Aboard the Donna-L, Bert Harrington, former owner of Cabrillo Boat Shop exchanged wedding vows with Shirley Irene Kaberline as the entries circled the judges’ boat in the West Basin prior to the start of the parade.
The Port of LA hosted Grand Marshal, 15th District Councilwoman Joan Milke Flores aboard the Harbor Department’s Angelena in the December 11, 1982 and the 1983 parades.
Creative Endeavor, owned by parade chairman Jeff Wilkes led the December 10, 1983 procession of decorated vessels. Parade boats competed for trophies and cash awards of more than $1200, two sweepstakes prizes – a portable electronic organ donated by Baldwin Piano and Organ Co. worth $475 to be awarded in the individually-decorated categories, and a $300 cash award for the best organization or commercial entry.
The Angelena, following the departing Pacific Princess led the December 8, 1984 parade of more than 30 lighted entries. Among the entries were Southwest Marine’s 48-foot launch SWM Spirit, Ports O’ Call Sport Fishing’s 98-foot Sunstar charter boat, PacTow’s 93-foot Pacific tractor tug and LAFD’s 100-foot Ralph J. Scott.
In addition to trophies and prizes totaling more than $1200, the Sweepstakes prize for individually-decorated categories was the weekend use of a motorhome from Altman’s R.V. in Carson, and a $100 gift certificate from Dave Stoll’s Marine Center for the best-decorated first-time entrant.
The Cabrillo Beach Yacht Club won a $200 Sweepstakes prize and First Place in the group-decorated category with a small carousel of ponies circling the main boat of a six-boat entry. The Tesoro, owned by Rand Beardslee, followed by the Grand Mariner with the Dana Junior High School advanced choir aboard, led the December 14, 1985 parade of more than 40 decorated vessels. Among the entries was the Southwind, owned by Vlad Wortko, a 53-foot power boat better known as the ‘Riptide’ in the television series of the same name. Judging was conducted at 5:40PM in the West Basin. Boats were required to be decorated on both sides and points were given for originality, creativity, work involved in decorations, and how well the decorations held up in the parade.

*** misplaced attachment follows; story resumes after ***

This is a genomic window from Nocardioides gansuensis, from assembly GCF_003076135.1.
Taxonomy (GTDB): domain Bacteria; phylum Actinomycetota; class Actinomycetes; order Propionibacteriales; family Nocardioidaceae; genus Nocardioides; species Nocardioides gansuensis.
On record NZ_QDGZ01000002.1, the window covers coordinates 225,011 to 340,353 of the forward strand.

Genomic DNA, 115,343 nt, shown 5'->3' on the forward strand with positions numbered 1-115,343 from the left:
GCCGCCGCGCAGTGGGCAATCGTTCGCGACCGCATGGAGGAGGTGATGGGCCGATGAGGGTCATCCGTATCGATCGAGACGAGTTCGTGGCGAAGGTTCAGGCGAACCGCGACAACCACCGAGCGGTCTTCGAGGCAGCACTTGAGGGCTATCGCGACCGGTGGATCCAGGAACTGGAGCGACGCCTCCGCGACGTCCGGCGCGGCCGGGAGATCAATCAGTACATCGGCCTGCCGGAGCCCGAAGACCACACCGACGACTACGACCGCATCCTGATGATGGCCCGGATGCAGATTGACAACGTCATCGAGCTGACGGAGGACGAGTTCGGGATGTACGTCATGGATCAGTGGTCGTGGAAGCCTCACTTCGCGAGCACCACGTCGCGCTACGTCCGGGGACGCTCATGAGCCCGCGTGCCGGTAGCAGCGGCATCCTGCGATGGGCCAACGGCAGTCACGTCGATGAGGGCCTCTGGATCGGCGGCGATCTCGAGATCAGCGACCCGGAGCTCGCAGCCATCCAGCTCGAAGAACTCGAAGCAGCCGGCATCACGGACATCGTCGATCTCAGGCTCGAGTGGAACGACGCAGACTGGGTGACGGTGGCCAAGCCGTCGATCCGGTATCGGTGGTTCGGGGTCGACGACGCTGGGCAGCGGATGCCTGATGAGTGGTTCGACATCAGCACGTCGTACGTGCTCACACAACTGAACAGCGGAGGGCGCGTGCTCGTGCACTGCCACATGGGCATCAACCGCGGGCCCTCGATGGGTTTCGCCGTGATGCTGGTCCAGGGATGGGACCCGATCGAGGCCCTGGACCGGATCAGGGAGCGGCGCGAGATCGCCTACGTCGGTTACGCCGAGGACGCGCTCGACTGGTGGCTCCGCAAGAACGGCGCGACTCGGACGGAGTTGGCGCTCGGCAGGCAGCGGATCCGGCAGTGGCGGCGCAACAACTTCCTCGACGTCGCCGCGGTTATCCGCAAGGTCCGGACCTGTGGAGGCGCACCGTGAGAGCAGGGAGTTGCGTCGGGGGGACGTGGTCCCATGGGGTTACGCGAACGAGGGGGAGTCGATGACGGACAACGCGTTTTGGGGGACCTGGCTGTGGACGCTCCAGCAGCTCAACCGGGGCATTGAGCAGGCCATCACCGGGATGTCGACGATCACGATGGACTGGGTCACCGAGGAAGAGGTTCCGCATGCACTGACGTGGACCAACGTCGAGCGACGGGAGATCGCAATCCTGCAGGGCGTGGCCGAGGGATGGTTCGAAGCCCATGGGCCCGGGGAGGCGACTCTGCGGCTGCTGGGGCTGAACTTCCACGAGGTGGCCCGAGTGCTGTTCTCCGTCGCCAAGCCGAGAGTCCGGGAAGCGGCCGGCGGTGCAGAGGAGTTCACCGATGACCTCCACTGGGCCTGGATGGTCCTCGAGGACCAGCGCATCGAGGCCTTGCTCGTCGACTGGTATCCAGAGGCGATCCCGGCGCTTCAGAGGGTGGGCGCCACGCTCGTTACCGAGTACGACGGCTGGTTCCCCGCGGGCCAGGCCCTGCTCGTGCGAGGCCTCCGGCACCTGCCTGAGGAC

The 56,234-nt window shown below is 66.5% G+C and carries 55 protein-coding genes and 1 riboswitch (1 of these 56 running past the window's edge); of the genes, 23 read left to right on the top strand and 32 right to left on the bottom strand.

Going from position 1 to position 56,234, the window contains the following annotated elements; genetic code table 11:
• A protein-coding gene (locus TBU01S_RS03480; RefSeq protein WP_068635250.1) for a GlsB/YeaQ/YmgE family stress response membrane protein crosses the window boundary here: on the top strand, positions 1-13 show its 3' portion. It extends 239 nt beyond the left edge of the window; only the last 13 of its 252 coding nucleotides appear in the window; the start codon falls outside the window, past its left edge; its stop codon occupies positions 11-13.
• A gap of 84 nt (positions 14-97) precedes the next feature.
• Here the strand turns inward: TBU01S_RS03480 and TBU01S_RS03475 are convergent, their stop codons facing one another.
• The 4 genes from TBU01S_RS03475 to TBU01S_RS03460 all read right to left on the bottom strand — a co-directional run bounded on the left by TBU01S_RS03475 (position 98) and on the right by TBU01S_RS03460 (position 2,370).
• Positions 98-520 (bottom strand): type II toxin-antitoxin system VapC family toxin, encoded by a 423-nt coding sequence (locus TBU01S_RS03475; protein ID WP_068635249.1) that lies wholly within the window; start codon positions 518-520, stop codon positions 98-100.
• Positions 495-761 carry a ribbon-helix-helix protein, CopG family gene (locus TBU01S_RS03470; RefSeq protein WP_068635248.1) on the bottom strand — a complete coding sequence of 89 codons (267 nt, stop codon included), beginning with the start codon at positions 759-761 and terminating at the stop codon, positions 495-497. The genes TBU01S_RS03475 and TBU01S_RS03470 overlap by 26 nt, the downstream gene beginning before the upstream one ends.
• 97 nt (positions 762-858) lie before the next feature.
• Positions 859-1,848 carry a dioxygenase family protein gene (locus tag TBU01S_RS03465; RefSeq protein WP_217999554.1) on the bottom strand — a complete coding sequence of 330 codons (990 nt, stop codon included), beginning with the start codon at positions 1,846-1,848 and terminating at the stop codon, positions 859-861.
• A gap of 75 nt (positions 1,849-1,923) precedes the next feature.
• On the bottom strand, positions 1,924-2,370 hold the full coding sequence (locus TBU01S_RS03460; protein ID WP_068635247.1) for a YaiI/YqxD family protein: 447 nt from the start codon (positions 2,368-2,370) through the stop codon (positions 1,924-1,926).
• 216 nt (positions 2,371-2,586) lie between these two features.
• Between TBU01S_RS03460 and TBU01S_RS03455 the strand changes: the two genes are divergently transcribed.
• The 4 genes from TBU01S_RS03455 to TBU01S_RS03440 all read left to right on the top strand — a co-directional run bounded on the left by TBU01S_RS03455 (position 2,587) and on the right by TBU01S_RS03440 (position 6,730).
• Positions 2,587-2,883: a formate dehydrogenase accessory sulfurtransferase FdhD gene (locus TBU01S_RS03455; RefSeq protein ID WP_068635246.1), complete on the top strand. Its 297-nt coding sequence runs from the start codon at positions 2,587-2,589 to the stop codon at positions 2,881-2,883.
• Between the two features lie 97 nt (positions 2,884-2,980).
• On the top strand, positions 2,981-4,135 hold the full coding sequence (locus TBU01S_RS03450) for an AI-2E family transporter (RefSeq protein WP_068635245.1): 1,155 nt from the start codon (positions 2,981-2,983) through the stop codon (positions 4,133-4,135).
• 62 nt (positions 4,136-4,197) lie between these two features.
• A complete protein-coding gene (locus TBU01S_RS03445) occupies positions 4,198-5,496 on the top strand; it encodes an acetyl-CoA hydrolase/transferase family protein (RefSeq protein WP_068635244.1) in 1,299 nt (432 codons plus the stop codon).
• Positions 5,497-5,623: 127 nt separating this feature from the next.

The panel of judges in the December 13, 1986 parade included Superior Court Judge Sid Cherniss, Bill Lowery of the Seamen’s Church Institute, Mearl Ellison of Thermal Art, Chris Muller of Muller Marine, and Sally Ornella of Mike’s Marine. The Sea Watch, a 65-foot power boat owned by S.T. Kelly, decorated by the Marine Technology Society took top honors in the Sweepstakes categories of group-decorated and commercial.
A refundable deposit for entry number pennants was required and prizes for the best decorated entries were awarded in six categories and two sweepstakes in the individually-decorated categories. Sweepstakes winners were the Lady Constance, owned by Ed and Connie Clark and the Sea Dream, owned by Nigel and Patty Thompson.
In 1988 the Port purchased the 73-foot Angelena II, which led the December 10, 1988 parade. Joining the parade was the 180-foot Coast Guard cutter Conifer and the 88-foot schooner Lady Ada.On December 9, 1989, San Pedro’s two new dining/tour vessels, the 600-passenger Spirit of Los Angeles and the California Hornblower led a parade of more than 40 boats competing for awards in six categories and theme, ‘Christmas Around the World.’ Passengers boarded the tour vessels at the former site of the SS Princess Louise that had capsized at a Terminal Island shipyard on October 31. Until 1987, the Princess Louise hosted many of the annual LA Harbor boat parade awards banquets.